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Examples: 1. Below are two SIMILAR triangles. Work out the length of the sides marked x and y, and the angle a. 4cm 4.5cm18cm 12cm 52° y x a The 4cm is enlarged to 12cm, so the scale factor is 3. So x = 4.5 x 3 = 13.5 cm and y is 18 ÷ 3 = 6 cm. Angles never change, so a = 52°

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Your task: For the following triangles, use a compass and a ruler to draw them accurately, putting the middle sized length as the base; For the following triangles, use a compass and a ruler to draw them accurately, putting the middle sized length as the base; Then, for each triangle, multiply each side length by itself (square it), writing the three answers you get inside the triangle you have drawn. Then, for each triangle, multiply each side length by itself (square it), writing the three answers you get inside the triangle you have drawn. Do you notice anything about four of the triangles and the values you work out? Do you notice anything about four of the triangles and the values you work out? TRIANGLE 1: 3cm, 4cm, 5cm TRIANGLE 2: 5cm, 12cm, 13cm TRIANGLE 3: 10cm, 8cm, 6cm TRIANGLE 4: 3.5cm, 12cm, 12.5cm TRIANGLE 5: 4cm, 7cm, 9.5cm WHICH OF THESE TRIANGLES IS THE ODD ONE OUT ?

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What you should have found: For any right-angled triangle the longest side (called the HYPOTENUSE) squared equals the total of the other two sides squared!! For any right-angled triangle the longest side (called the HYPOTENUSE) squared equals the total of the other two sides squared!! This rule is called PYTHAGORAS’S THEOREM This rule is called PYTHAGORAS’S THEOREM It won’t work if the triangle has not got a right angle…..Like number 5! It won’t work if the triangle has not got a right angle…..Like number 5!

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Using the method: EXAMPLE: Work out the length marked x in this triangle: x cm 9 cm 40 cm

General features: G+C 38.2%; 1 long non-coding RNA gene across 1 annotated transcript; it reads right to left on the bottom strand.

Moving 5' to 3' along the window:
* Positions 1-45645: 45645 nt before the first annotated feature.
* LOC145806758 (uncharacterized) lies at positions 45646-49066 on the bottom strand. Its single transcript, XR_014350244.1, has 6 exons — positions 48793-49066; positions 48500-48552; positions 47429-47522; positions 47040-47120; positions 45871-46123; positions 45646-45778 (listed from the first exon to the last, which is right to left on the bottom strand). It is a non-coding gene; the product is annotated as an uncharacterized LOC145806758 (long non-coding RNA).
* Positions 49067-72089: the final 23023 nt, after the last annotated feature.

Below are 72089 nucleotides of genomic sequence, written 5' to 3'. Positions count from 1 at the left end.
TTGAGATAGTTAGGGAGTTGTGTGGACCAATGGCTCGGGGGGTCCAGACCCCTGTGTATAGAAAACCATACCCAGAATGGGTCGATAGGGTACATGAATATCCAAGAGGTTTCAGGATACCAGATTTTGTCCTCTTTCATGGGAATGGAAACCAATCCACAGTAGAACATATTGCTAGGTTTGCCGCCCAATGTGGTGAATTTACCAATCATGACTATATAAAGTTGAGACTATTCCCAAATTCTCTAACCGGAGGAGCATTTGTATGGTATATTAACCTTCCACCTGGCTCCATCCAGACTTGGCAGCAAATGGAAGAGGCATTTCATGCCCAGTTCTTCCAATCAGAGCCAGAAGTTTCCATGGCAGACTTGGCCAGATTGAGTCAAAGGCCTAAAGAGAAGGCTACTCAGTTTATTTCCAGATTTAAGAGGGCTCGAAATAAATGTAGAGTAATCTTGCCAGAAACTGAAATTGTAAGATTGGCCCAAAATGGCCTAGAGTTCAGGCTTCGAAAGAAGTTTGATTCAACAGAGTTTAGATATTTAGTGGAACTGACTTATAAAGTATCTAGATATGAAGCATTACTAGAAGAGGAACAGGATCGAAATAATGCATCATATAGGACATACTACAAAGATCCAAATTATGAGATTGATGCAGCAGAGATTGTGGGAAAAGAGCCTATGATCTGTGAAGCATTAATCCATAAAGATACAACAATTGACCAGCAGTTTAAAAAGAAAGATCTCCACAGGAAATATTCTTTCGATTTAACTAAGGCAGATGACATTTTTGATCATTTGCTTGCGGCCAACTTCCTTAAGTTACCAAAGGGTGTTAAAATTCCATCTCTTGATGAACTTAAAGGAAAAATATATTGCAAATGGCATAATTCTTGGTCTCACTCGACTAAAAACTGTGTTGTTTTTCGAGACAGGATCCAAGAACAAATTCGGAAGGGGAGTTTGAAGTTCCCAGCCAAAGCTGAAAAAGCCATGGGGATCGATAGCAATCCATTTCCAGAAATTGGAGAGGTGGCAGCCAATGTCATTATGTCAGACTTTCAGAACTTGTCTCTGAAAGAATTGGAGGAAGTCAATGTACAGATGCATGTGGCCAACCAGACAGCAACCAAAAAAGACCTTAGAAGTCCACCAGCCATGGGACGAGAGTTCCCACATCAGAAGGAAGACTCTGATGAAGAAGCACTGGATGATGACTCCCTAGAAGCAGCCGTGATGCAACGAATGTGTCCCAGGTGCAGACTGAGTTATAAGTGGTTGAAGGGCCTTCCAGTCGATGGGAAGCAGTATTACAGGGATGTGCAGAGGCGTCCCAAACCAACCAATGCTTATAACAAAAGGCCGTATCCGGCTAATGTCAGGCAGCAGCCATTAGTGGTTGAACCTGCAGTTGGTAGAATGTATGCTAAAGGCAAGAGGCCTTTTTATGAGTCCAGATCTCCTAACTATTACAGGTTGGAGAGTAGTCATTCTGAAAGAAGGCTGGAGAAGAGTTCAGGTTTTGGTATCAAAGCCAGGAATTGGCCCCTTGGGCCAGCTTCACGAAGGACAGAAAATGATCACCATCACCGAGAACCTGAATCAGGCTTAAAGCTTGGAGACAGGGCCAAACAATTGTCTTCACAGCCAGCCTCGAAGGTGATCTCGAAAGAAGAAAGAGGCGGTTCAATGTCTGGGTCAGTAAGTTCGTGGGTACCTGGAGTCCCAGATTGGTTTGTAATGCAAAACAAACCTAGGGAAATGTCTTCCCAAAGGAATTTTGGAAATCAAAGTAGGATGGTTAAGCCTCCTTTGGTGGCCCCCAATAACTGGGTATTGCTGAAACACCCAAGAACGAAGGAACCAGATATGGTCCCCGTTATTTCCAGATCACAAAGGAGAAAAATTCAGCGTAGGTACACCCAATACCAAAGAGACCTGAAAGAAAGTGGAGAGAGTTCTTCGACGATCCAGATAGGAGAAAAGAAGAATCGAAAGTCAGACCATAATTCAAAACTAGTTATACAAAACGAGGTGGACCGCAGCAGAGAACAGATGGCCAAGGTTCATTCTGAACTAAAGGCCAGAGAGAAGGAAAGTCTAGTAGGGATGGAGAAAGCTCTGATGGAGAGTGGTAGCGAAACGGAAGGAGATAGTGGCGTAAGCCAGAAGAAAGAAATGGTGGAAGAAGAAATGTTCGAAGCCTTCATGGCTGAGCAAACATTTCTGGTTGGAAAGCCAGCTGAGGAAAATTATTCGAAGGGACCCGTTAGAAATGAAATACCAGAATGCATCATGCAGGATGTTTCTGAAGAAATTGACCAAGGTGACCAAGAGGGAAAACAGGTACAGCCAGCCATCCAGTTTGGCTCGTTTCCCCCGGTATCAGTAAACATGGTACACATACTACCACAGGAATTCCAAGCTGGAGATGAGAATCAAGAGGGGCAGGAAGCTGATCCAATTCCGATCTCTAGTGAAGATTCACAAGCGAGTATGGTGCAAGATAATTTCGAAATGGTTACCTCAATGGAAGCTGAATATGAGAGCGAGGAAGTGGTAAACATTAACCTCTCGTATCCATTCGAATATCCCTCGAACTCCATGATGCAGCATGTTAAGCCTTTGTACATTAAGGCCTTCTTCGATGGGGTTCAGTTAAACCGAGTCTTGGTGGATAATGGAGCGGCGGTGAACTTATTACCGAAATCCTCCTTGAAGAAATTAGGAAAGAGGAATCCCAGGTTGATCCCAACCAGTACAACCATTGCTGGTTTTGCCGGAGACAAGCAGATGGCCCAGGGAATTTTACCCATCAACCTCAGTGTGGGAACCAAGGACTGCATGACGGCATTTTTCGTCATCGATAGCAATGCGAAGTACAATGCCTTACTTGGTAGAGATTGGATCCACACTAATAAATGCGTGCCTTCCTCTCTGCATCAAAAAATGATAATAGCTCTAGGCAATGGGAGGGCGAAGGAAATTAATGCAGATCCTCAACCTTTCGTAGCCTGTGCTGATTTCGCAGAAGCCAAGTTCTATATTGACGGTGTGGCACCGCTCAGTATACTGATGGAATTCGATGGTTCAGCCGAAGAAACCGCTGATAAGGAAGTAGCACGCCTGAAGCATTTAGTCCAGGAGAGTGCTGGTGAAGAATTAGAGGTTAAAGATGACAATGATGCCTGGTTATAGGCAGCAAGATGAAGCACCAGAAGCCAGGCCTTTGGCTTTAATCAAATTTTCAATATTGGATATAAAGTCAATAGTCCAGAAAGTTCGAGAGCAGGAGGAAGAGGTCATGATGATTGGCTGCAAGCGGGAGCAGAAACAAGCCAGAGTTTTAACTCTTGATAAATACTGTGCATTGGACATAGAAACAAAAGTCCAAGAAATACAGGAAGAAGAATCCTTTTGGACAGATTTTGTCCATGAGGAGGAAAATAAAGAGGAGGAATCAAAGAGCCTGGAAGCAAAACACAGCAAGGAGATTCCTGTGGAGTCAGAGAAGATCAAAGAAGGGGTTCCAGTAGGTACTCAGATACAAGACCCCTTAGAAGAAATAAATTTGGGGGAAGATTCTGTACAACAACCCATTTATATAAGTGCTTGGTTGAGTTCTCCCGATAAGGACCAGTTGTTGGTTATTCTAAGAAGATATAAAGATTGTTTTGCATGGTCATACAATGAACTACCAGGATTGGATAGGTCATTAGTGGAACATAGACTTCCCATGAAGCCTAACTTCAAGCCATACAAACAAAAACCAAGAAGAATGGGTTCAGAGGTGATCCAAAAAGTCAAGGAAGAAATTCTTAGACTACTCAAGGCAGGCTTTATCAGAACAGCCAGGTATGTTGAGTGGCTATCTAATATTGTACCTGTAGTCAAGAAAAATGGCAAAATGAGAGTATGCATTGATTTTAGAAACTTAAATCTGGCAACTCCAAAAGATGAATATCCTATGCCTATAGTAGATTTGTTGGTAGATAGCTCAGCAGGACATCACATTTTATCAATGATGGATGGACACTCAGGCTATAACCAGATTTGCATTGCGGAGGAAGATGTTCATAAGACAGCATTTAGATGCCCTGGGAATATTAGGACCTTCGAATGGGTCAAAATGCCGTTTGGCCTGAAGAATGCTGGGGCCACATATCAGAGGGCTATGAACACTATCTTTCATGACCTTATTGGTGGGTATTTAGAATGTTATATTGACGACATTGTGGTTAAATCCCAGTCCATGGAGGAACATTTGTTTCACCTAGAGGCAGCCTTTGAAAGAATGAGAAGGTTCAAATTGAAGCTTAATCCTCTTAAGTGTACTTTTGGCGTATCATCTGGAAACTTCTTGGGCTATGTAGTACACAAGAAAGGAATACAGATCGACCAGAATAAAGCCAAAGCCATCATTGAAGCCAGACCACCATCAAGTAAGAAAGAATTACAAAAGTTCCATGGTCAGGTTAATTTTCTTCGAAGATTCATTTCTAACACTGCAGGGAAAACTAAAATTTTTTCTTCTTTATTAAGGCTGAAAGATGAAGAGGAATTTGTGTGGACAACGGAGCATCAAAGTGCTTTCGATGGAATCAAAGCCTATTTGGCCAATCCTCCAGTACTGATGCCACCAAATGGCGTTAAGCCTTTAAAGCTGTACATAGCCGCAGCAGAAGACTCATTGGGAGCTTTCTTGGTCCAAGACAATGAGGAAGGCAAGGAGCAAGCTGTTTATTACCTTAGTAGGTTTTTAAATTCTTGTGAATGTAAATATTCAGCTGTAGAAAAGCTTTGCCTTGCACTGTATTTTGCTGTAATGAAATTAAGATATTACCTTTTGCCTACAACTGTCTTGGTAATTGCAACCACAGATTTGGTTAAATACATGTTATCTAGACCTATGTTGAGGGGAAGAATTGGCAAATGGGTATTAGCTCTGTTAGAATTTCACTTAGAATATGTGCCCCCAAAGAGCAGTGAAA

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Using the method: EXAMPLE 2: Work out the length marked x in this triangle (give your answer to 1 d.p) x cm 7.3 cm 12.8 cm

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Here’s my special method: Step 1: Write the three sides in order of size – like this: 7.312.8x (miss out cm) Step 2: put ‘squares’ onto each number – like this: 7.3 2 12.8 2 x 2 Step 3: put a + and an = in the two gaps – like this: 7.3 2 +12.8 2 =x 2 x cm 7.3 cm 12.8 cm HYPOTENUSE (make sure it’s at the end)

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Here’s my special method: Step 4: Work out the two parts you can – like this: 53.29 + 163.84 =x 2 Step 5: Now add the first two answers – like this: 217.13 =x 2 Step 6: Now we need to know what number squared actually gives 217.13. For this we need the square root key – it looks like this: √ x = √217.13 x = 14.7 cm to 1dp x cm 7.3 cm 12.8 cm

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….and finally (but crucial!): Always CHECK your answer looks right. It has got to be bigger (longer) than the other two sides…. WHY???? Because it’s supposed to be the HYPOTENUSE - which is the longest side!! So x = 14.7 cm is probably OK. x cm 7.3 cm 12.8 cm

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Now YOU try this one: Question 3: Work out the length marked x in this triangle (give your answer to 1 d.p) x cm 6.6 cm 11.9 cm

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Answer: 6.611.9x 6.6 2 11.9 2 x 2 6.6 2 +11.9 2 =x 2 43.56 + 141.61 =x 2 43.56 + 141.61 =x 2 185.17 =x 2 x = √185.17 x = 13.6 cm to 1dp : Does it look right? CHECK: Does it look right? x cm 6.6 cm 11.9 cm